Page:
Why are there no commercials on the website?

I hate the war that Madison Avenue wages on intelligent thinking and decision making. I hate the way they treat you like a six year old, even though you are nearing retirement. I hate the way that commercials ruin your favourite music by using it as their tune. I hate the way that commercials blast at you from everywhere, any time. I hate the hypocritical government that forbids you to do anything else in you car except looking at the traffic around you, but nonetheless rents out large billboards next to busy highways in order to display distracting commercials.

Commercials attract by distracting you from what you are currently doing. Usually by trying to scream louder than the commercials next to it. I don't mind being disturbed (how else could one do something as lunatic as vol bivouac?), but I don't like to be distracted. I hate commercials, advertisements, and anything related to it. I hate... Sorry, I got carried away a bit. What was your question?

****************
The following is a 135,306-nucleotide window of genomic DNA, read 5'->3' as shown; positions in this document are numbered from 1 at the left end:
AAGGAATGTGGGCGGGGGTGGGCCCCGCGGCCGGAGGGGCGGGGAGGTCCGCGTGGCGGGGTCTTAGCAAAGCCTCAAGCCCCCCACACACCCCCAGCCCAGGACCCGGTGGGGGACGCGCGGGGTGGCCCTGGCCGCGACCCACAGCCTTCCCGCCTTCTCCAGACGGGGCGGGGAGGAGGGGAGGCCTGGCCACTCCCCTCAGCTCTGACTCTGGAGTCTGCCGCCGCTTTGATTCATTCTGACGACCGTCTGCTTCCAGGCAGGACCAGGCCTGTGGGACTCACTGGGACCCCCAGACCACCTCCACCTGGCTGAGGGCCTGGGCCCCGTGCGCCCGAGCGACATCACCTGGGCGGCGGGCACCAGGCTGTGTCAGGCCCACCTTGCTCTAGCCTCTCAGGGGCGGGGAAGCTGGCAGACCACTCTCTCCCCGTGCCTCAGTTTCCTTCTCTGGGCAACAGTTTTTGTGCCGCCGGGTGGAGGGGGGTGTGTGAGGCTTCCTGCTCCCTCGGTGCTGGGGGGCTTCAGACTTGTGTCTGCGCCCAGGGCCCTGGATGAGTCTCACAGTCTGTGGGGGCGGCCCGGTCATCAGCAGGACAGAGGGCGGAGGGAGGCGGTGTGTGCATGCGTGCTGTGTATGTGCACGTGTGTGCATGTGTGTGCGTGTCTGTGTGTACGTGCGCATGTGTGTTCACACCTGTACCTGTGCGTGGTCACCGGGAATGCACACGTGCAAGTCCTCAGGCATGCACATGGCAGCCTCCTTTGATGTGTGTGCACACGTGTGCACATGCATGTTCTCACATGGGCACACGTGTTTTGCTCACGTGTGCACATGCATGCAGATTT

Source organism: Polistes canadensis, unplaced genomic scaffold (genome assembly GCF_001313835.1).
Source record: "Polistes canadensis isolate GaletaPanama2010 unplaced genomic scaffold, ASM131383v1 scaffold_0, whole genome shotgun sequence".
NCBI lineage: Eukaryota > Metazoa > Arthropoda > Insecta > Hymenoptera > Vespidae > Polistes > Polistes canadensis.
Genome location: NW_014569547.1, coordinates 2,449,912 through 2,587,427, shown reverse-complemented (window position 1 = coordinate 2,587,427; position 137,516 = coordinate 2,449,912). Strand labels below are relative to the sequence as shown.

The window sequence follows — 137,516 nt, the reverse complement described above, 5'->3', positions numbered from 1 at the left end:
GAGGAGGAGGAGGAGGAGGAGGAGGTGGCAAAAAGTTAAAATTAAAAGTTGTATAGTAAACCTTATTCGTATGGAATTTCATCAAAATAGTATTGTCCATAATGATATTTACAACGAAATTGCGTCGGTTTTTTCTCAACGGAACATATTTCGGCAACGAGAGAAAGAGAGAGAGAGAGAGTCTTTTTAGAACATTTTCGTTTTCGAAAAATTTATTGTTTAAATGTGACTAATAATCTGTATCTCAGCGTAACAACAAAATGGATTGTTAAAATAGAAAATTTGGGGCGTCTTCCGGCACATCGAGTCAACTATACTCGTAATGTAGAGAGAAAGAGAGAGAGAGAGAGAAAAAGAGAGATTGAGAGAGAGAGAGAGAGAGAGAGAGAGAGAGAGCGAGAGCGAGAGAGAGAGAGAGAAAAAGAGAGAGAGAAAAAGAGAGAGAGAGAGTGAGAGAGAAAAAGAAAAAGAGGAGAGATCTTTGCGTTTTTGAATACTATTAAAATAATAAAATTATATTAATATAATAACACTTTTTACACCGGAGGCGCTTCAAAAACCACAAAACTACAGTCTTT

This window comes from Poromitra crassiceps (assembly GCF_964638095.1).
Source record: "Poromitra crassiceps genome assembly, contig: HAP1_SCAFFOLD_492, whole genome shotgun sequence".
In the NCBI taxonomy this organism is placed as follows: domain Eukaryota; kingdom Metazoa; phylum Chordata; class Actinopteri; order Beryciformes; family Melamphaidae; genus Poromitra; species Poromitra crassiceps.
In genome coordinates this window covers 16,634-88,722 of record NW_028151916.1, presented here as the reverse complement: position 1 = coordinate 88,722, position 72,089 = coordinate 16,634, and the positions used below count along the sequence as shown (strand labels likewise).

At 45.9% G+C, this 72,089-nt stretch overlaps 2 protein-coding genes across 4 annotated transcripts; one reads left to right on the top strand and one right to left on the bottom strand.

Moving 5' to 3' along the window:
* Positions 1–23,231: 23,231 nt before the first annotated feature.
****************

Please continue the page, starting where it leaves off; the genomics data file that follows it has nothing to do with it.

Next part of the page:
Why is that bird on the front page blue? Is it sick?

No worries! It is not sick, only blue. There are several reasons why, all of which I won't tell you. All right, just one then: it fits in nicely with the website's design.

What bird is that on the front page?

It is a blue bird.

I can see that! But what kind of bird is it?

It is a vautour fauve, also know as gyps fulvus or griffon vulture. You are likely to meet one when flying in the Pyrenees or (southern) French Alps. They are a delight to fly with and have often joined me in thermals. You might occasionally beat them in thermalling (when they are young and still learning), but they will beat you on speed and glide any time. Having a wingspan up to nearly 3 m and a weight up to 12,5 kg, they are really impressive to fly with. Just do not count on them to adhere to the right of way rules which you learned in paragliding school.

Why are you using difficult French words?